(NNPA)—“The hardship and suffering caused by unemployment penetrates every area of life. While politicians are tallying up the economic costs of unemployment, I wish they’d be more aware of the social and moral consequences…” —Eva Burrows, the 13th General of the Salvation Army
It is unconscionable that the Senate has taken a 10-day July 4th recess after failing last week to pass a much-needed jobs bill. As a result, unemployment benefits for more than one million out of work Americans have now been terminated. The bill would have also extended tax cuts for small businesses, provided billions of dollars to states to prevent layoffs of state and local workers, extended Medicaid reimbursements for states and made available $1 billion for a youth summer jobs initiative. The filibuster by a coalition of the heartless, the careless and the unconcerned meant that on July 1, unemployment checks stopped for 1.2 million Americans.
That number could reach 2 million by the time the senators return from their vacation on July 12th. This will have a devastating impact on the millions of Americans who have been out of work for at least six months. Without the extension of unemployment benefits, many may lose their homes, their life savings and the ability to provide for their families.
With15 million Americans currently out of work and 45.5 percent of them falling into the category of the long-term unemployed, there is an urgent need for legislation now that funds direct job creation, training for the chronically unemployed and extension of much needed unemployment benefits. The crisis in urban America is even more severe.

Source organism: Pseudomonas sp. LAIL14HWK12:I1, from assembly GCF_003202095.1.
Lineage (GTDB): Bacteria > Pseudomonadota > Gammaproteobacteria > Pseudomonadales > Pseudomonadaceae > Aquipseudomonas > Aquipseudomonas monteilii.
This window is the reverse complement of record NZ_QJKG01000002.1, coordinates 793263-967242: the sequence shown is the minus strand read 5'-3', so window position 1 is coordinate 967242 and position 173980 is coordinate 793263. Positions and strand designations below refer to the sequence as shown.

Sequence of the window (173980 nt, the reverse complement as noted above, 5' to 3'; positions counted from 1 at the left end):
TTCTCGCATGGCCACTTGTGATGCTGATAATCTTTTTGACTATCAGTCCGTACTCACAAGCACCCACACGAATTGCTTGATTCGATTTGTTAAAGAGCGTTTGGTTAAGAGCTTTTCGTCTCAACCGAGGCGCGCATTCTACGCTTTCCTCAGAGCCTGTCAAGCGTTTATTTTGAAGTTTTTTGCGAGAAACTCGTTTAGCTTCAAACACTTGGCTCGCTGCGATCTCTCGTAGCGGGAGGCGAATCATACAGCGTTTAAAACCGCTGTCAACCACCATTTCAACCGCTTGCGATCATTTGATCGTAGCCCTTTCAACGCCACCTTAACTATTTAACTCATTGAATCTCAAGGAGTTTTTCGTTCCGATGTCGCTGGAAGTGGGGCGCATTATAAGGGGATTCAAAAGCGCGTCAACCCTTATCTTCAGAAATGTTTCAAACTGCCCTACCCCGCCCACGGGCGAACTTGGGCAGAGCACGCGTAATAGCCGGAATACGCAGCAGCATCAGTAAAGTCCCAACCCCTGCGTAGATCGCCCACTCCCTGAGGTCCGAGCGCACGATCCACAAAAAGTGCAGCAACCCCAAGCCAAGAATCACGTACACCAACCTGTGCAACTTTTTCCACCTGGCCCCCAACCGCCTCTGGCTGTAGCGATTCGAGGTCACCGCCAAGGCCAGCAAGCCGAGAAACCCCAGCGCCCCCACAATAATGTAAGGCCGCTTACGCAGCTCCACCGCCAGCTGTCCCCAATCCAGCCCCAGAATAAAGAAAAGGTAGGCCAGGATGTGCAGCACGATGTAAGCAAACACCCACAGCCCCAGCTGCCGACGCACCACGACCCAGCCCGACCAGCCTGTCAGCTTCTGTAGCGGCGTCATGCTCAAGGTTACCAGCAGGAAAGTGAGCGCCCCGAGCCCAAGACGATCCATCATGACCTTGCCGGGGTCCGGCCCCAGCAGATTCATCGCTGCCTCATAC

The Labor Department’s latest employment report shows that the economy lost 125,000 jobs in June, resulting in an overall unemployment rate of 9.5 percent. The unemployment rate for African-Americans remains in double digits at 15.4 percent and for Black men it has soared to 17.4 percent. The unemployment rate for Latinos also remains disproportionately high at 12.4 percent. Clearly, instead of taking a vacation, the Senate should be working overtime to create jobs and put Americans back to work.
The Senate’s failure to pass a jobs bill before taking a recess may represent an all-time low in congressional ineptitude and indifference. And to those who place deficit reduction ahead of critical investments in job creation I say, the middle of the great recession is no time to hold the welfare of the American people hostage to ideological debate. Millions of citizens are suffering and urgent action is needed now.
I urge the Congress, the president and all Americans do demand the Senate get back to work immediately to pass a jobs bill that will save jobs and provide needed relief for American families.
(Marc Morial is president and CEO of the National Urban League.)
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